Saturday, November 25, 2006
Determine the type of internal antenna in your GPS. This information will likely be listed in a table of "specifications" in the back of your owner's manual. There are two main types:
- Patch antenna, and
- Quadrifilar helix antenna
- Hold your GPS properly to receive a stronger signal from the GPS satellites:
- If you have a patch antenna hold your GPS flat
- If you have a quadrifilar helix antenna hold your GPS erect
- Stand where you have a clear view of the sky. Buildings, hills, trees, etc., will block the signals from the GPS satellites. The goal is to receive the signal from as many GPS satellites as possible.
- Hold your GPS at shoulder height. Even your body can block the signal from the GPS satellites.
- Use "position averaging". This is a feature that allows your GPS to take many measurements and then calculate an average position before saving it in the GPS receiver's memory.
- Turn on the WAAS capability. The WAAS signal is broadcast from several geo-stationary communications satellites. The WAAS signal provides corrections for your GPS measurements and enhances the accuracy of your GPS receiver.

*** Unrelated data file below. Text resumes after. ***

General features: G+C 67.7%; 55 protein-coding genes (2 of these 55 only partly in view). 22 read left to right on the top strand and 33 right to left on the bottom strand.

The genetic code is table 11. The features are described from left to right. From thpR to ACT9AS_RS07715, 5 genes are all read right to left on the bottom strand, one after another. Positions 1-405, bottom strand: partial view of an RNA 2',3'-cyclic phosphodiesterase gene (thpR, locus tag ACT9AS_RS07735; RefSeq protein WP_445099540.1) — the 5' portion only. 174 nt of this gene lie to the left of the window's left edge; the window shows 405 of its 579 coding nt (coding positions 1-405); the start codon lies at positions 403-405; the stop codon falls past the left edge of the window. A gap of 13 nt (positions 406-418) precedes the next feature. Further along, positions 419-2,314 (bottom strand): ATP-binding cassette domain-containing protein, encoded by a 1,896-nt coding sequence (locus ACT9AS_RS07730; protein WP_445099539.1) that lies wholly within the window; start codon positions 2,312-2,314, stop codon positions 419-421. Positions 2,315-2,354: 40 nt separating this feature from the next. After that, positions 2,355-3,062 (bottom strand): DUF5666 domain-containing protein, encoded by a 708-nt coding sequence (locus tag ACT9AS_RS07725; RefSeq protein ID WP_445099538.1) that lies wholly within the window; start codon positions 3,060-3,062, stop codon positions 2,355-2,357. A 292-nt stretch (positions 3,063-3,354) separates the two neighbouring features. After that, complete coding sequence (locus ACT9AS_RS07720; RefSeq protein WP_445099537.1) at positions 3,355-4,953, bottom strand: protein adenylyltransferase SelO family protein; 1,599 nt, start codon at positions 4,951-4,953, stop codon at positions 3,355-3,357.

- It is not necessary to constantly hold the GPS in the correct position at shoulder height. You only need to do this when you want to get better accuracy, e.g., when you are recording a waypoint.
- Some GPS receivers do not support position averaging. Some GPS receivers automatically perform "position averaging". But with most GPS receivers the user must activate the position averaging function. The GPS receiver will take a measurement about once a second. Three minutes of averaging should provide enough measurements to improve the accuracy of your position. It is important to stand still during the averaging.
- WAAS was developed to improve GPS accuracy for aviation in North America but it also works on the ground if:
- your GPS receiver is WAAS capable
- you are in an area covered by WAAS corrections
- you can "see" a WAAS satellite from your current location.
- Never rely on a GPS as your sole means of navigation. Always have a backup plan.
- Read the owner's manual for your GPS before you venture into the wild.
- A GPS receiver can be more distracting than a cell phone. Pay attention to what you are doing and where you are going.
Things You'll Need
- An inexpensive, handheld, GPS receiver